It’s difficult to say what the proper size should be, since a lot depends on the complexity of the material and how much time passed between the finale and the reboot. It’s interesting how crowded the reboot of Arrested Development felt despite season four having two more episodes than season three (15 to 13). Its narrative density was too much for this modest increase, but it’s easy to imagine a much smoother and successful season had it returned with the 22-episode format of its first season. (Obviously, this is ignoring issues of budget and cast schedules.) My guess is that Veronica Mars and Serenity would’ve been more comfortable in the form of new episodes, and while the idea of mega-seasons for them is intriguing, even an abbreviated order that falls midway between movie-length and season-length would likely have made a huge difference. (I haven’t read them, but it doesn’t surprise me that Veronica Mars has also continued in the form of take-all-the-space-you-need novels).
Wet Hot’s revival was also eased by more focus on a style and setting than characters and story. The elements it had to replicate were aesthetic rather than thematic, a less complex task than Whedon, Thomas, or Arrested’s Mitchell Hurwitz faced. Even if it hadn’t been a prequel, viewers only had to grasp that this was a spoof of camp movies and they’d be good to go; that’s a lot less background than Whedon needed to provide any Firefly virgins marching into Serenity. (The limited-mythology factor also helped 24’s transition from series to movie to Live Another Day’s half-season; all you really needed was Jack Bauer kicking ass.)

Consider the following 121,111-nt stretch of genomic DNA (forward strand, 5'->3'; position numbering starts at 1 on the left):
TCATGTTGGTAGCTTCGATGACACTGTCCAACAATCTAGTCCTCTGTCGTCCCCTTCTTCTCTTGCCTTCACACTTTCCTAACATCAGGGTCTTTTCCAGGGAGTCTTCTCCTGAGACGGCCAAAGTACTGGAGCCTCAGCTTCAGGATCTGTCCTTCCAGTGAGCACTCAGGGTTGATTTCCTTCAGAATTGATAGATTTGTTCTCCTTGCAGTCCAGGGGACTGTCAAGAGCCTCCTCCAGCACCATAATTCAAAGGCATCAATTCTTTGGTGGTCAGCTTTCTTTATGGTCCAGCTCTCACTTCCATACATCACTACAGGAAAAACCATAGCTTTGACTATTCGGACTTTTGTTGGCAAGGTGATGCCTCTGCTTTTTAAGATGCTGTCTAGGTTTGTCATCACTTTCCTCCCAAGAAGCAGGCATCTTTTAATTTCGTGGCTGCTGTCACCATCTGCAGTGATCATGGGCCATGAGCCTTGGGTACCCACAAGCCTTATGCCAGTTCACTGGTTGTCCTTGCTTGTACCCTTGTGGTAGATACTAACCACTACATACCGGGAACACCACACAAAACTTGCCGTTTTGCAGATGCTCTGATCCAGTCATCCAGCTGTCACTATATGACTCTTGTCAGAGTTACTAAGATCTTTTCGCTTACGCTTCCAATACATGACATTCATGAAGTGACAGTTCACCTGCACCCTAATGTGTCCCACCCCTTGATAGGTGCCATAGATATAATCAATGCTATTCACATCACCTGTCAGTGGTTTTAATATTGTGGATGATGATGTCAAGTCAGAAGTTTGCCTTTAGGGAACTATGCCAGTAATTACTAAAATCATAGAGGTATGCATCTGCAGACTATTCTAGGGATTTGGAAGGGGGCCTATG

Expansion should be the first prerequisite when it comes to reboots. Obviously creative teams have to work in whatever format the budget and distribution allows, but I’ve never understood the fans who, following a show’s cancellation, call for the story to be continued in movie form. For starters, even a long movie will give you less time in a beloved world than a short season. But more importantly, scaling back doesn’t work artistically when the property is as complex as cult favorites tend to be. This has been clear for long enough that back in 2010 we did a piece on films that should be TV shows; it’s difficult to name a show—even ones that flamed out after the first season—that would benefit from going the other way. When people talk about a movie version of Deadwood, Community, or Party Down, don’t they realize how much would have to be sacrificed?